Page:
'Eurograbber' online banking scam netted $47 million

Over the past year, about 30,000 European banking customers were robbed of about 36 million euros -- that's about $47 million -- in an online banking scam that worked by exploiting mobile devices, according to security firms that stumbled into the operation.

The scam has been dubbed Eurograbber by Check Point Software Technologies and Versafe, which say they found out about the operation through financial institutions they know after their online banking customers were hit. Eurograbber typically worked by tricking victims into downloading a customized variant of the Zeus Trojan, which then took control of their computers and intercepted online banking sessions. Getting infected with the Eurograbber Trojan could occur during Internet browsing or falling for a phishing email, said Darrell Burkey, director of IPS products at Check Point Software Technologies, which worked with Israeli-based Versafe to help investigate Eurograbber. 

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"It's basically a man-in-the-middle attack against a bank site," said Burkey, adding that the scam is believed to be a crime operation out of the Ukraine, whose command-and-control servers were recently disrupted by European law enforcement with ISP cooperation.

Eurograbber was first detected in Italy, then spread in Germany, Holland and Spain, and hit both commercial accounts as well as those of individual consumers at about 30 banks, according to Check Point and Versafe, which today published a report about how Eurograbber worked.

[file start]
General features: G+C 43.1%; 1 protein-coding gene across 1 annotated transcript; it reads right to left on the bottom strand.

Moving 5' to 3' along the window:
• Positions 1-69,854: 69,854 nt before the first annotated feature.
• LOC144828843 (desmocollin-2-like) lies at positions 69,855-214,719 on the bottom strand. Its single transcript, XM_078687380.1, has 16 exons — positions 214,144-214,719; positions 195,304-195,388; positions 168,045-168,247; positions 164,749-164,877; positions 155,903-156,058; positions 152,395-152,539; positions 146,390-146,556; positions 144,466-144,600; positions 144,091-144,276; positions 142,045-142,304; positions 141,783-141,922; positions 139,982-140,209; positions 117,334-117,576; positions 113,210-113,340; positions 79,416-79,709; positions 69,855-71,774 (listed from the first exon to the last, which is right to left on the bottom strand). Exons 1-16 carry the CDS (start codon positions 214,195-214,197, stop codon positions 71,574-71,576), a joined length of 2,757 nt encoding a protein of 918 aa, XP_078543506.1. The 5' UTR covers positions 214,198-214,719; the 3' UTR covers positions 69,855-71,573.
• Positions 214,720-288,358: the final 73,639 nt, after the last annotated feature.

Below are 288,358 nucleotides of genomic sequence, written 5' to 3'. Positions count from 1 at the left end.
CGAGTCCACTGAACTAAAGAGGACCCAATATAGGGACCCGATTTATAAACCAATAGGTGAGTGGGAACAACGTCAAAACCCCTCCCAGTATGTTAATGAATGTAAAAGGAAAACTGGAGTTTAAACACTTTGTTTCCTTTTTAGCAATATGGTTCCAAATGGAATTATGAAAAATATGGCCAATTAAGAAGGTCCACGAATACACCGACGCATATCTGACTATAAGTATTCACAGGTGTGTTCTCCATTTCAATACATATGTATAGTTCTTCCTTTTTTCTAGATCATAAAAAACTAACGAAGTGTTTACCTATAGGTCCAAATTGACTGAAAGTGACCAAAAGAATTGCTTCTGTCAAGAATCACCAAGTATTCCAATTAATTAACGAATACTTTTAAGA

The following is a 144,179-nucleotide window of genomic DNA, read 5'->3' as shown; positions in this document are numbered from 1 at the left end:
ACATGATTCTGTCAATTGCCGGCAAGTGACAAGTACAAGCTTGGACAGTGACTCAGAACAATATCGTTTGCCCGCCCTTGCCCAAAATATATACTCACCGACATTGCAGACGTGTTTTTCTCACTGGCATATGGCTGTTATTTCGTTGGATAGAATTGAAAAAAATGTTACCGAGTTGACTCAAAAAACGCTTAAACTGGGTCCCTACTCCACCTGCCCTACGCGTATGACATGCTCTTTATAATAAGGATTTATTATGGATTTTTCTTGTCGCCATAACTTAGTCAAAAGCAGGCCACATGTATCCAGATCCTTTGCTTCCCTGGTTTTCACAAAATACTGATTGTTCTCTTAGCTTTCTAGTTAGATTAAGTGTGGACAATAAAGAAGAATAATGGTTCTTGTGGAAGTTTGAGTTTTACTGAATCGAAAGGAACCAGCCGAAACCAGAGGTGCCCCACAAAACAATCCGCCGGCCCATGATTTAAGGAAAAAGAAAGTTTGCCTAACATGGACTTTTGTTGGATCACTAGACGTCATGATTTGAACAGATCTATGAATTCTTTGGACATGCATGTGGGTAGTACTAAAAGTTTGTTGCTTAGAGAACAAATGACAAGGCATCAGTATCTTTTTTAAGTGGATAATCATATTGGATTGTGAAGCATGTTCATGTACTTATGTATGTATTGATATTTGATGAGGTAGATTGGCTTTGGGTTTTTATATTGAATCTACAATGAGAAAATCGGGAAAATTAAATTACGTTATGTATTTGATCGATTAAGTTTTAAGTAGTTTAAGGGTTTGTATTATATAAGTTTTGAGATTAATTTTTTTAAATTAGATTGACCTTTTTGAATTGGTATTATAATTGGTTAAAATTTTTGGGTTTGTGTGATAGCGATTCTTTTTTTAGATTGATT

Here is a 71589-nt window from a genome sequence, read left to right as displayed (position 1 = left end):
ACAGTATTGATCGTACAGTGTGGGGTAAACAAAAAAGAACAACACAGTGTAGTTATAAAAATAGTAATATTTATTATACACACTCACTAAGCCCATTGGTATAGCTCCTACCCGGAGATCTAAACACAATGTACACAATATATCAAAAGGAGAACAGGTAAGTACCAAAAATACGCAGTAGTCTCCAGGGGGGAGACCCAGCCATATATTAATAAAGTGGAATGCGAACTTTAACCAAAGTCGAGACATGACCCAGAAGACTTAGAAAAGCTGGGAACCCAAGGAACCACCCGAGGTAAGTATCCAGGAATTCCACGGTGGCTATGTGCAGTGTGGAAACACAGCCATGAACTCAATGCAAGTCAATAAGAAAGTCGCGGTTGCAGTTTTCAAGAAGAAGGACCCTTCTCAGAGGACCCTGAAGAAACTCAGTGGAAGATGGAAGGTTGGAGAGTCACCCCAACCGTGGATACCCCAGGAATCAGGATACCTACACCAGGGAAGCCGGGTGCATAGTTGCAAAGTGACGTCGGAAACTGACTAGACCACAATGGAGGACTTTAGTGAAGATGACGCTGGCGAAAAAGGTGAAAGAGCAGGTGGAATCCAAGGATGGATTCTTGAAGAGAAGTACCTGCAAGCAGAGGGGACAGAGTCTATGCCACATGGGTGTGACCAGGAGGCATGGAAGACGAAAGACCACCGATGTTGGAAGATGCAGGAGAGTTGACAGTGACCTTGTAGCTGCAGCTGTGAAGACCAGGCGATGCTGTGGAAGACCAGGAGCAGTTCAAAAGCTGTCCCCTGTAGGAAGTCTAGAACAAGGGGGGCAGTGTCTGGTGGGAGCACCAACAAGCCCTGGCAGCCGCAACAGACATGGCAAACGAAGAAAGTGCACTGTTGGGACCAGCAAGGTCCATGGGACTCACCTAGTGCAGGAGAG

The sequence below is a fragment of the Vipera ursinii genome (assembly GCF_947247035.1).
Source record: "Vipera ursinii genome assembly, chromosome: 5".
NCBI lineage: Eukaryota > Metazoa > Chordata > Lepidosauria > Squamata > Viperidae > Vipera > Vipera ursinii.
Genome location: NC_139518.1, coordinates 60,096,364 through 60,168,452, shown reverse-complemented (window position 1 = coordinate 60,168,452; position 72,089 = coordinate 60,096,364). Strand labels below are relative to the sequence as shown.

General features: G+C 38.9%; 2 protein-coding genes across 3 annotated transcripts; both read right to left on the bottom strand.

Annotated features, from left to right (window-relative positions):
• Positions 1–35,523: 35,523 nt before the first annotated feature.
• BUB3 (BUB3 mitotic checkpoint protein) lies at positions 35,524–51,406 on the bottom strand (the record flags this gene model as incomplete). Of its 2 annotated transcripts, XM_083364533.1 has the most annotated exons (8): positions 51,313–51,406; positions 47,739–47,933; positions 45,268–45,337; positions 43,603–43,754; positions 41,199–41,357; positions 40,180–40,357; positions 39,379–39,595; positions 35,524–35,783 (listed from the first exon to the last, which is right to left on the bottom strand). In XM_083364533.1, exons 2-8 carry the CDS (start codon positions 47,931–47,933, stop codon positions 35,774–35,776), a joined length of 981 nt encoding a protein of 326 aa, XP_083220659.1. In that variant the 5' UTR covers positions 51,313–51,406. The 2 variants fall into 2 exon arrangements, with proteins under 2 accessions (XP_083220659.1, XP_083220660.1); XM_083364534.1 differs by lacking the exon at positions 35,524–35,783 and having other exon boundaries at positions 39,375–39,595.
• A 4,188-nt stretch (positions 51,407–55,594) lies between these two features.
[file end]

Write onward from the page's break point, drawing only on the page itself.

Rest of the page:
Eurograbber was able to illegally transfer funds out of customers' accounts in amounts that ranged from 500 to 250,000 euros. And though there has been much bank-related fraud in the past few years, Eurograbber struck the security firms as notable in how it overcame bank security measures based on sending a so-called transaction authentication number (TAN) via SMS to the customer's mobile device. The TAN is a security measure via SMS intended to allow the bank customer to verify the online banking transaction is one they indeed have authorized -- but Eurograbber compromises that, too.

During the customer's first banking session after their computer is infected, the Eurograbber malware injects instructions into the session that prompts the customer to enter their mobile phone number. At that point, the victim is told to complete a fake "banking software security upgrade" by following instructions sent to their mobile device via SMS. The attacker's SMS instructions tell the victim to click on a link to complete a "security upgrade" on their mobile phone. However, "clicking on the link actually downloads a variant of 'ZeuS in the mobile" (ZITMO ) Trojan," the report says. "The ZITMO variant is specifically designed to intercept the bank's SMS containing the all-important 'transaction authorization number.'"

This TAM is the key element in the bank's two-factor authorization process for an online banking transaction and once the Eurograbber Trojan on the victim's mobile device intercepts it, it works silently in the background to complete the transaction under control of the crime organization to silently transfer money out of the victim's bank account to where the criminals want.

Burkey said Eurograbber mobile Trojans for the mobile devices Android, BlackBerry and Symbian were identified, as well as for jailbroken iPhones in which the Apple iOS security controls have been disabled. Although so far Eurograbber appears not to have been used as an online banking attack outside of Europe, "there's no reason it couldn't happen here," said Burkey.

Ellen Messmer is senior editor at Network World, an IDG publication and website, where she covers news and technology trends related to information security. Twitter: @MessmerE. Email: emessmer@nww.com.

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